Saturday, March 22, 2008

New Orleans Day Three: Stonebridge

The second round of golf is in the books down here in New Orleans after my Dad and I played a course called Stonebridge on Friday. This time, I played much more consistently and my ball striking was quite good, while Dad played solid bogey-golf most of the round with one large exception (a yucky 12 on the Par 4 fourth hole). I finished with a 90 (43-47) and Dad scored a 100 (52-48). After Thursday's round at Carter Plantation, I would normally be happy with an eight stroke improvement but alas, I could not be pleased with my score. The main reason for my stubbornness: I had 43 putts. Yes, you read that correctly, I putted the ball 43 times, capped off by a lipped-out miss, for birdie and to break 90, on the final hole. I had ten three putts. TEN. I was merely hopeless every time I lined one up. I felt like a blind man slapping at the ball in the dark, without the slightest clue of how hard to hit it or even where to aim. I managed a one-putt only once (though it was for a nice birdie). I also buried six balls in watery graves, though two were "accidental" heaves after frustrating circumstances. It certainly wasn't hard to find a spot to lose a ball, as Stonebridge was lined with red stakes; water was in play on 17 of the 18 holes. Overall, it was a tough course but I had a lot of fun and everyone who worked there was very nice and helpful.
I will need to keep my confidence high and hope that my short game improves for tomorrow's round because Dad and I will play our toughest course yet: English Turn Country Club. The course used to be the site for the Zurich Classic of New Orleans, a PGA Tour event. Despite my struggles on the putting surface today, I was encouraged by my strong ball-striking and look forward to tomorrow's round.

After another golf expedition, Dad and I dropped off our things at the hotel and headed right back out on the road. We drove down to see some of the devastation still left behind, only two years removed from the massive hurricanes that hit the area. So many houses in the ninth ward and lower ninth ward were still broken down and destroyed, completely empty inside. When we parked and walked up to where one of the levee's broke, we walked by an old man who nodded at us as we passed and said, "Enjoy." You could tell that he said it with a hint of resentment and bitterness but how can you blame him? There are still people that we saw living in FEMA trailers around houses that haven't been rebuilt. Most of the houses we passed by had been so damaged that they will undoubtedly be torn down in the future. It was just mind-blowing to think that many of the houses we passed were physically underwater during all of the chaos. I felt like quite the tourist while taking plenty of pictures and gaping at the destruction, but as our playing partners on the golf course today told us, it's just good that we're here, caring and helping out the economy any way we can.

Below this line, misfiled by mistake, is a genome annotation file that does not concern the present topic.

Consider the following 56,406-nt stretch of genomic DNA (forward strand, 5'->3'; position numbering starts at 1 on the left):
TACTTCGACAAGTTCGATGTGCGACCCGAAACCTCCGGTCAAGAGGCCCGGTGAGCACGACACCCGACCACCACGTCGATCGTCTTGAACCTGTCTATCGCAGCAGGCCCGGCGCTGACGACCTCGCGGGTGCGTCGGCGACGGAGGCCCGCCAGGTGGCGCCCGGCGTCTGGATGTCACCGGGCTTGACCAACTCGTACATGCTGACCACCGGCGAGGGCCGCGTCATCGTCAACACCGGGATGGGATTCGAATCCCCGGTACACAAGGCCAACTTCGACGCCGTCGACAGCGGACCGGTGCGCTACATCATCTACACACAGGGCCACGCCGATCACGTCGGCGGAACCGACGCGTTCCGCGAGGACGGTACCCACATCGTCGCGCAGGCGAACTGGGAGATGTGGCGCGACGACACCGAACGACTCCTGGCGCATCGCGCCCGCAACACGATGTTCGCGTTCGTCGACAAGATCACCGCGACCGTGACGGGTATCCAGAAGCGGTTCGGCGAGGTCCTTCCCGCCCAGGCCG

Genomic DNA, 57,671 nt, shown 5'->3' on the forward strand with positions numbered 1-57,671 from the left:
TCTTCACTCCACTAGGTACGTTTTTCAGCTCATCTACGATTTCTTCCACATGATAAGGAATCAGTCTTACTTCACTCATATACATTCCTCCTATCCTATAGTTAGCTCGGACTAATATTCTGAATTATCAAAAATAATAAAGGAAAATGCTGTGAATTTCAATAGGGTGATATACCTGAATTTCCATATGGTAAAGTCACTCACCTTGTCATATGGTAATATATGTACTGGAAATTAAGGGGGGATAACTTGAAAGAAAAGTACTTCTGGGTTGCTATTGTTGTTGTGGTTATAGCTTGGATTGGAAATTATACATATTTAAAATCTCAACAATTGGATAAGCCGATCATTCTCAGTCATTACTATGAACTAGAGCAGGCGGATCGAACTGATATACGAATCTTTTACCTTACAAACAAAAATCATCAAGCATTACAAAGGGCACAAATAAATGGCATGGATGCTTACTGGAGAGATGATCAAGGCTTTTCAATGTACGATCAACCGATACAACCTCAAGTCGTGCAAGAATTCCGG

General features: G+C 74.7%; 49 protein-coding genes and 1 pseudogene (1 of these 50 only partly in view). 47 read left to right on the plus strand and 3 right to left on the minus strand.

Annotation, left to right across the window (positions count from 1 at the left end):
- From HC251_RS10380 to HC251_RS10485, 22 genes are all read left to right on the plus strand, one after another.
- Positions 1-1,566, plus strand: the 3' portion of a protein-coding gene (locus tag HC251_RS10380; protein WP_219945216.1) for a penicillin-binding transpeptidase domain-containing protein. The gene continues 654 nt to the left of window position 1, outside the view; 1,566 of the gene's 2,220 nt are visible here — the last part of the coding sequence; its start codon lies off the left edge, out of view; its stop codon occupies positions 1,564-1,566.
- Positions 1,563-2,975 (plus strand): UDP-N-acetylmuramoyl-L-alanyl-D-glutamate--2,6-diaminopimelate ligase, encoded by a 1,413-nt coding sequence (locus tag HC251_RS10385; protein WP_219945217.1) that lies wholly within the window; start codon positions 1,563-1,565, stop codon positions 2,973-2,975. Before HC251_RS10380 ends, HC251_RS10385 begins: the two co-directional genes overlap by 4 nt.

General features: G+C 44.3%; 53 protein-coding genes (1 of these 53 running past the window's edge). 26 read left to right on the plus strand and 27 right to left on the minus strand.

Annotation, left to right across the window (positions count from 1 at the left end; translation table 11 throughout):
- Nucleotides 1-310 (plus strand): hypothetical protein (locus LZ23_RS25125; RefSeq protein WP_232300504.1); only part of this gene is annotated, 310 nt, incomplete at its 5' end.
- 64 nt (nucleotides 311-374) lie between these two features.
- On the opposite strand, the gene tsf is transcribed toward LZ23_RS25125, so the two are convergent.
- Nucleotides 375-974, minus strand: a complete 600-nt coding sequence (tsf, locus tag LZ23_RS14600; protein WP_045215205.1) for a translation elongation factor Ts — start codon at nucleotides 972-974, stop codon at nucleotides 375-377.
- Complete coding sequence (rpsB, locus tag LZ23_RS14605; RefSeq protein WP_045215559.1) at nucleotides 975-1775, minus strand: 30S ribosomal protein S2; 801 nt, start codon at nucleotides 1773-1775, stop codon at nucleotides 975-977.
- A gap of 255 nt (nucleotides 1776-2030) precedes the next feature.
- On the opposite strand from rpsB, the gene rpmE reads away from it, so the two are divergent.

The picture on the left is of a high school that has clearly not been used since the hurricanes hit. Rusted piles of lockers lay outside the school in the picture on the right. It was incredibly rewarding to take the drive down to the height of the hurricane damages and see how many lives were changed by the two storms, Katrina and Rita. It certainly gave me some perspective and gives me yet another reason to count the many things I take for granted in my life everyday.

On the way back, we stopped by one of the many cemetery's in New Orleans because they are unlike any other I've seen. We noticed that most of the graves are crypts rather than deep graves dug into the ground. It could be because the soft soil and common flooding create problems for deep graves and cause this anomaly but who knows? Either way, it was a pretty cool, although slightly creepy, place to walk and look around.We had dinner tonight at a place called the Bon Ton Cafe, which had a bit of a different menu than the two previous nights. I tried fried catfish, which was delicious, and also tried bread pudding for dessert. The pudding was covered in a whiskey/molasses-type sauce and was a little too strong on the alcohol side for either of us but was an interesting thing to try anyway.

Well, it's getting pretty late and we're getting up early tomorrow to look around the National World War II Museum before playing 18 at English Turn. We also plan on having dinner at the House of Blues tomorrow night so stay tuned for that update. Until tomorrow, so long from the Big Easy!

No comments: